In the core of every bike, there is a frame, and these frames can have a different effect on the bike depending on which alloy or metal you use. London cyclist states that most of the bikes in the world are made out of alloys like titanium, steel, carbon fiber, and aluminum. For this project, I choose to research about titanium and aluminum, and I also choose my bike to be road bikes. I also wanted to see which materials were better and I also wanted to see the pros and cons of each material. Road bikes are typically made out of carbon or aluminum due to the fact that they re both very light, which means that the bikes can travel at a very high speed. I chose these to alloys because they are most commonly used to make road bikes and bikes dedicated to a bumpy road. Both aluminum and titanium have pros and cons to it. I also had to take in consideration about the safety reasons, economic reasons, and accessibility.
Aluminum was first introduced into the world of bikes in 1895. But, it didn’t come into wide use until the 1980s when large-diameter tubing was conceived and construction processes were perfected. Aluminium frames are mainly used for road bikes, but can also be used in everyday bikes as well. According to Citybikes, aluminum is known to be very light, even lighter than carbon and titanium. And unlike steel, aluminum does not rust. Aluminum is also known to absorb shock, providing excellence and comfort on the rough rodes.
But, because it was one of the first alloys to be used, doesn’t mean aluminum is the best. Bike Forums has stated that aluminum bikes tend to last from a range of 2-5 years max and is really tough on the body, therefore, aluminum bikes should only be used by experienced racers. Eventually, cracks will also start forming on the bike, and if not noticeable, this can cause serious injury to the rider.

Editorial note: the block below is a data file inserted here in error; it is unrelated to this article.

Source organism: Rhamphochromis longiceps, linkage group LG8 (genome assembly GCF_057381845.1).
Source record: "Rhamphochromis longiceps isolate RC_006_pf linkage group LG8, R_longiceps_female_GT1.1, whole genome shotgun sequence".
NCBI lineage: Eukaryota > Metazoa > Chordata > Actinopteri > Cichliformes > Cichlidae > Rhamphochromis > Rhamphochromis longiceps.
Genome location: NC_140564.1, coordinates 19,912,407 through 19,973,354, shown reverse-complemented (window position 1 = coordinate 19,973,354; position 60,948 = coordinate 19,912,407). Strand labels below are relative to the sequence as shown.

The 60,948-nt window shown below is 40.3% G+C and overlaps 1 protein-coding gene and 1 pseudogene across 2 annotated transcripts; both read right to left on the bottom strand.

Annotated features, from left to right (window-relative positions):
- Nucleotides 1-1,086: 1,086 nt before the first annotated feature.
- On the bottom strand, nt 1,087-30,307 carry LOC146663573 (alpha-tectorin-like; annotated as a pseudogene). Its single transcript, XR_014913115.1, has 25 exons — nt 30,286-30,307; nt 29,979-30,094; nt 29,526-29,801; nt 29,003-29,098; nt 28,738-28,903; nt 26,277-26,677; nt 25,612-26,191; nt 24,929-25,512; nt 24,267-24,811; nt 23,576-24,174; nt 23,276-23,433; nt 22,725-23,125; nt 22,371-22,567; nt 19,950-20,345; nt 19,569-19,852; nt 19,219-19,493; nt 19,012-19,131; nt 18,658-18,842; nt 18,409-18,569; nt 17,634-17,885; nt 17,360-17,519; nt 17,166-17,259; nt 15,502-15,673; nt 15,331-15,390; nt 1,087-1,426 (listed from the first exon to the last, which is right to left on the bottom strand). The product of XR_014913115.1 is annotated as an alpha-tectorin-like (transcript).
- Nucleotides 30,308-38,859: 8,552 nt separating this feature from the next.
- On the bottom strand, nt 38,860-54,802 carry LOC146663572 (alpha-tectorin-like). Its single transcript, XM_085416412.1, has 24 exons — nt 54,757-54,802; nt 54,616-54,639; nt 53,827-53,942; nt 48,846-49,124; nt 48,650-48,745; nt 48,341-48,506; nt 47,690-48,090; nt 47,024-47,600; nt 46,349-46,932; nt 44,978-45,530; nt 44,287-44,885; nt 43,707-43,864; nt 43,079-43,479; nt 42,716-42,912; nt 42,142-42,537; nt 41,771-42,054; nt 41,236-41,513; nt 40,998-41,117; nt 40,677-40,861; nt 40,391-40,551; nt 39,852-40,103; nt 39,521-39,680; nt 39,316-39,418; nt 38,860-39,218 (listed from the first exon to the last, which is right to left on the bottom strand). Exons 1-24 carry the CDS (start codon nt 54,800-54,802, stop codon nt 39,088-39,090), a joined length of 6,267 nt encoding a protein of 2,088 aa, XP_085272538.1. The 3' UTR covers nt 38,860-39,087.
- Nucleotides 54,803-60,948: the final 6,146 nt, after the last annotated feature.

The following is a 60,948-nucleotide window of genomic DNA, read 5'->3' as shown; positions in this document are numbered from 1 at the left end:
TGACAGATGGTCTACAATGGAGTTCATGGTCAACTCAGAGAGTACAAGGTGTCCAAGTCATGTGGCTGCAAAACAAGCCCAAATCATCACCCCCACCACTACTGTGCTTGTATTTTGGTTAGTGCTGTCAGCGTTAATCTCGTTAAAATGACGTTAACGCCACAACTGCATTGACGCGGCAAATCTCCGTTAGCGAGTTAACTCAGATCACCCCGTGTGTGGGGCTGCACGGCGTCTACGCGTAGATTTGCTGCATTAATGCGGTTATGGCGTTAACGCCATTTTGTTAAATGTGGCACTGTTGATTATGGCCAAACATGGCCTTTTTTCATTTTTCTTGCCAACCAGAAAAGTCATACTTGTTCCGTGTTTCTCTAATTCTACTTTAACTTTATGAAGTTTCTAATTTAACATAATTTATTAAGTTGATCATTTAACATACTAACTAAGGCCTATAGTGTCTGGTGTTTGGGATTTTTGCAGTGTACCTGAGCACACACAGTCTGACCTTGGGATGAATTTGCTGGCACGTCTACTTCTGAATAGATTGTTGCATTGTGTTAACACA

My second option for metals is titanium. Titanium is known to be one of the most longs lasting, strongest and the most expensive frame material. When it comes to weight, its main rival is aluminum, but it is more comfortable than steel. According to Citybikes, the frames feel “alive” as if each pedal stroke gets a boost from an inherent springiness in the frame. There are 2 types of titanium that are normally used, which is the 3Al/2.5V and 6Al/4V, and 6AL/4V is known to be the lighter, more expensive titanium. But both alloys of titanium could be combined to make one frame.
But there are also drawbacks on titanium. Titanium is also known to be one of the most expensive frames to make, this is because it requires expensive welding rod, and it must be joined carefully in a controlled environment. Titanium frames are also very expensive to produce which also explains why they are so expensive.
In conclusion, I think that I would use aluminum for my material for road bikes. Titanium may last longer and maybe the strongest, but road bikes to be very light, and also has to be able to have speed. Alumiun is known to be lighter than all metals which means that it can also go faster. Aluminum is also one of the most used materials to make road bikes which mean that the material also has a long amount of history with it.
“Almost There!” Bike Forums RSS, www.bikeforums.net/road-cycling/180214-how-bad-all-aluminum-bikes.html.
“Road Bike Materials.” Road Bike Materials – City Bikes, citybikes.com/articles/road-bike-materials-pg57.htm.
“What Is Your Bike Made of? Bike Frame Materials and Their Properties.” London Cyclist, 6 Dec. 2013, www.londoncyclist.co.uk/bike-made/.